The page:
Although guides do not have the force and effect of law, if a person or company fails to comply with a guide,
the Commission might bring an enforcement action alleging an unfair or deceptive practice in violation of the
Disclosure is Always Important
In the same way that bloggers are required to disclose when they are writing about something for which they received consideration (free products, discounted services, etc), so too are those who sell space on blogs or other online properties. Even if this practice weren’t a violation of Facebook’s Terms of Service, the marketing company in question would be required to clearly label each blog post and each status update as a paid advertisement.
And where it gets even stickier, is that according to the FTC guidelines state that it’s the advertiser who is responsible for making sure that all necessary disclosures are present and accounted for. In other words, if you pay to have a blog post written about you, or to get placement elsewhere online, YOU are the one responsible for making sure people understand that this is an advertisement, not just a regular blog post or status update.
And these guidelines apply from every platform, from Twitter to Pinterest, and so on.
This is why when I post something about one of my clients on Facebook I always disclose that they are my client. They don’t pay me to share their content, and I only share the content that I can personally endorse, but I always reveal that we are in a client/consultant relationship. Rand Fishkin of Moz (formerly SEOMoz) did a great job covering much of this when he asked the question, Is Social Media Marketing Illegal? back in 2009. In speaking with others, and breaking down the FTC guidelines, he concluded that much of what we do is legal, but that there are some practices that clearly cross the lines of being legal and ethical.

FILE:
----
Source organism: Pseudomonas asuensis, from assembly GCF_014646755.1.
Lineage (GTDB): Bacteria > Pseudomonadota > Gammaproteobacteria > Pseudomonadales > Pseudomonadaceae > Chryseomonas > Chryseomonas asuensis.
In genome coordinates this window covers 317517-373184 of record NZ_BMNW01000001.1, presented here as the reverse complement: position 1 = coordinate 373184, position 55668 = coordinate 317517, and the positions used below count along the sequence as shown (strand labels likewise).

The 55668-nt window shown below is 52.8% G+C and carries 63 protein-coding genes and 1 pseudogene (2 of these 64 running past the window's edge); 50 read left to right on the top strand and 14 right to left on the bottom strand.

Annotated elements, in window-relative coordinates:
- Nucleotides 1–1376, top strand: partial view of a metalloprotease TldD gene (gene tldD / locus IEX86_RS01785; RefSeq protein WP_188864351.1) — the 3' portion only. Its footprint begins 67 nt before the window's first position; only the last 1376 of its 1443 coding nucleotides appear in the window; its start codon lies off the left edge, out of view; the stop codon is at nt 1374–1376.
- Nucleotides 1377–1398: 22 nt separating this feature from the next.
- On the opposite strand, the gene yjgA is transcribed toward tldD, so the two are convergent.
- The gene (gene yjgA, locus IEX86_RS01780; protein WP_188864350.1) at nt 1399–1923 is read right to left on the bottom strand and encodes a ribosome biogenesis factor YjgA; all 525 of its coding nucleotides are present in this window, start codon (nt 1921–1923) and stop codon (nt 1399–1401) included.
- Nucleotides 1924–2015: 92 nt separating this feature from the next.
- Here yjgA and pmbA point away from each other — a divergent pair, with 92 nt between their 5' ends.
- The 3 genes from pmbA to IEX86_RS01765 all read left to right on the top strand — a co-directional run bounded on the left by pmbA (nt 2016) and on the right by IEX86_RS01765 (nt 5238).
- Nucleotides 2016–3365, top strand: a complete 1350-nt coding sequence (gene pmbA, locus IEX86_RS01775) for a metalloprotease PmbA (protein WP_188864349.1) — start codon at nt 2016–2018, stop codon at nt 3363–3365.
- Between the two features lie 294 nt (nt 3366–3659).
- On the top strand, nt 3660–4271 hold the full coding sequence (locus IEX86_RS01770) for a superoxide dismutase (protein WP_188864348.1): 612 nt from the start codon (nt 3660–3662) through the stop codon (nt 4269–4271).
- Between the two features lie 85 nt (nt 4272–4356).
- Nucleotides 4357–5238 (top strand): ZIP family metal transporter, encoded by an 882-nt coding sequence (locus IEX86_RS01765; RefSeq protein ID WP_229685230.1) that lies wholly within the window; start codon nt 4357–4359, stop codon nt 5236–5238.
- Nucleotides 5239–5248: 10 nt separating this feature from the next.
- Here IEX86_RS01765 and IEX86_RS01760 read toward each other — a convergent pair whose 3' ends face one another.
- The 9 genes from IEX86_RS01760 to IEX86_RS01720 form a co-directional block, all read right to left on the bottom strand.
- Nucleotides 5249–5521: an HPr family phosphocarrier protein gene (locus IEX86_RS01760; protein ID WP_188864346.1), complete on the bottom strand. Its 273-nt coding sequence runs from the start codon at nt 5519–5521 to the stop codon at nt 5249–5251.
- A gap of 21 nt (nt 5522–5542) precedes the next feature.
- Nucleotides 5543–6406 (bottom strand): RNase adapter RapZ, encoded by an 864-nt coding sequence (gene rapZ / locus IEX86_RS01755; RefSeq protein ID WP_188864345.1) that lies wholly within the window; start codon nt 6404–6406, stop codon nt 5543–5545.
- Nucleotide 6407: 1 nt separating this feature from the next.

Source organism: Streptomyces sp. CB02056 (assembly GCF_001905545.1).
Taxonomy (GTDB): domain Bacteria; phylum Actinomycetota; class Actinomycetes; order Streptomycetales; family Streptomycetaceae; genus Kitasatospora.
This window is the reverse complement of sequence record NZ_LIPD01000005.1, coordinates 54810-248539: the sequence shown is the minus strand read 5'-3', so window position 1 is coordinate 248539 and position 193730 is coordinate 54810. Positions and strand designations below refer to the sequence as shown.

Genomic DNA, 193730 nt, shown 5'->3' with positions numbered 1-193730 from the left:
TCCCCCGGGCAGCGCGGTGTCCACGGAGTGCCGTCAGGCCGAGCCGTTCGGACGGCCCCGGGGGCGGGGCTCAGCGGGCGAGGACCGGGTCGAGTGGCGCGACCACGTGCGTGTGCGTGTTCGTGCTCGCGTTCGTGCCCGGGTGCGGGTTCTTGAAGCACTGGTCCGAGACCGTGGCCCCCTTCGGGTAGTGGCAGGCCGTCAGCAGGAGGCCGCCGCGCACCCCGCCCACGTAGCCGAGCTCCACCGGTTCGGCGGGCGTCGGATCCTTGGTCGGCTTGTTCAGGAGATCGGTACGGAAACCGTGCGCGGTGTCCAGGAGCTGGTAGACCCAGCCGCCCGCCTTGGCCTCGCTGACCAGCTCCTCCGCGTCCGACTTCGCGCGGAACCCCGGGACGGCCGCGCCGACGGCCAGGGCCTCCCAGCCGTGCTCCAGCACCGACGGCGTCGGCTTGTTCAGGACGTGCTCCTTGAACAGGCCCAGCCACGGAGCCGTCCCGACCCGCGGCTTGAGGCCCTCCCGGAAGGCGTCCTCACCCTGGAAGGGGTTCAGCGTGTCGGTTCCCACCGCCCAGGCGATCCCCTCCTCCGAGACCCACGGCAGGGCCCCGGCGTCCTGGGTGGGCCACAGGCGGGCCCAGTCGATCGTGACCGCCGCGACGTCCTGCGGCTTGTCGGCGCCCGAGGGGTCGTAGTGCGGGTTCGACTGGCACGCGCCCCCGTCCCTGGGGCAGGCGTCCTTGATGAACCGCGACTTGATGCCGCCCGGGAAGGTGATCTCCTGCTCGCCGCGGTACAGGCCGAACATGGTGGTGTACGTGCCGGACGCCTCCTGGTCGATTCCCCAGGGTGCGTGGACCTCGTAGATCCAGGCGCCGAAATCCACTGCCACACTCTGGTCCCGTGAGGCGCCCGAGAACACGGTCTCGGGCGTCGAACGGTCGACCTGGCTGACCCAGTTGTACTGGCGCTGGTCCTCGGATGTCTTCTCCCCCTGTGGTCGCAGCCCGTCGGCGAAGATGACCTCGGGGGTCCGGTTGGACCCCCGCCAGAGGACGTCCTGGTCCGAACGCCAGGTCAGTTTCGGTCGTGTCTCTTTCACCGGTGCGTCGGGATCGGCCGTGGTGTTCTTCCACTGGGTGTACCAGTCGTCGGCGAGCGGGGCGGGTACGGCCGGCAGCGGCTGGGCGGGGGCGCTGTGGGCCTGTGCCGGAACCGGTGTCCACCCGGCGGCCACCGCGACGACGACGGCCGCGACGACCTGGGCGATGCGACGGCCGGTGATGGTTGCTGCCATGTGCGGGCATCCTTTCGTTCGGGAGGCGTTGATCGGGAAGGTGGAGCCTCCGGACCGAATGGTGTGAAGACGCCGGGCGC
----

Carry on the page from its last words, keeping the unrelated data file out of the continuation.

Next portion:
The ease of use, and inexpensive (“free”) nature of social media platforms has led to a lot of practices that not only are unethical, but often a violation of both platform rules and local, state, or federal laws. Marketers should know better, and businesses and organizations need to stay up on the law as well. Plenty of marketing consultants get in trouble for bad practices, from astroturfing and fake reviews to creating fake profiles and black hat SEO. And the businesses that hire these companies can’t claim ignorance; they are liable for the practices conducted by their consultants. Authenticity and disclosure are important, even when it seems awkward or difficult.
As wonderful as it might seem, and as great as the exposure would be, businesses and nonprofits need to avoid paying for placements on Facebook outside of the platforms native advertising options. And they also need to be careful when they pay for editorial exposure on blogs or other sites.
Have you run into this sort of thing in your town? How have you dealt with these practices?
- Legal concepts every social media marketer should know: Part II – Rules and guidelines for marketing online (blogs.imediaconnection.com)
- Why Astroturfing and Fake Online Reviews Are Illegal (maximizesocialbusiness.com)
- Facebook Just Made it a LOT Easier to Administer Contests and Promotions (inklingmedia.net)
- Pitching Bloggers, Part Two: Making the Pitch (inklingmedia.net)
- 9 Tips for Creating Effective Social Media Contests (inklingmedia.net)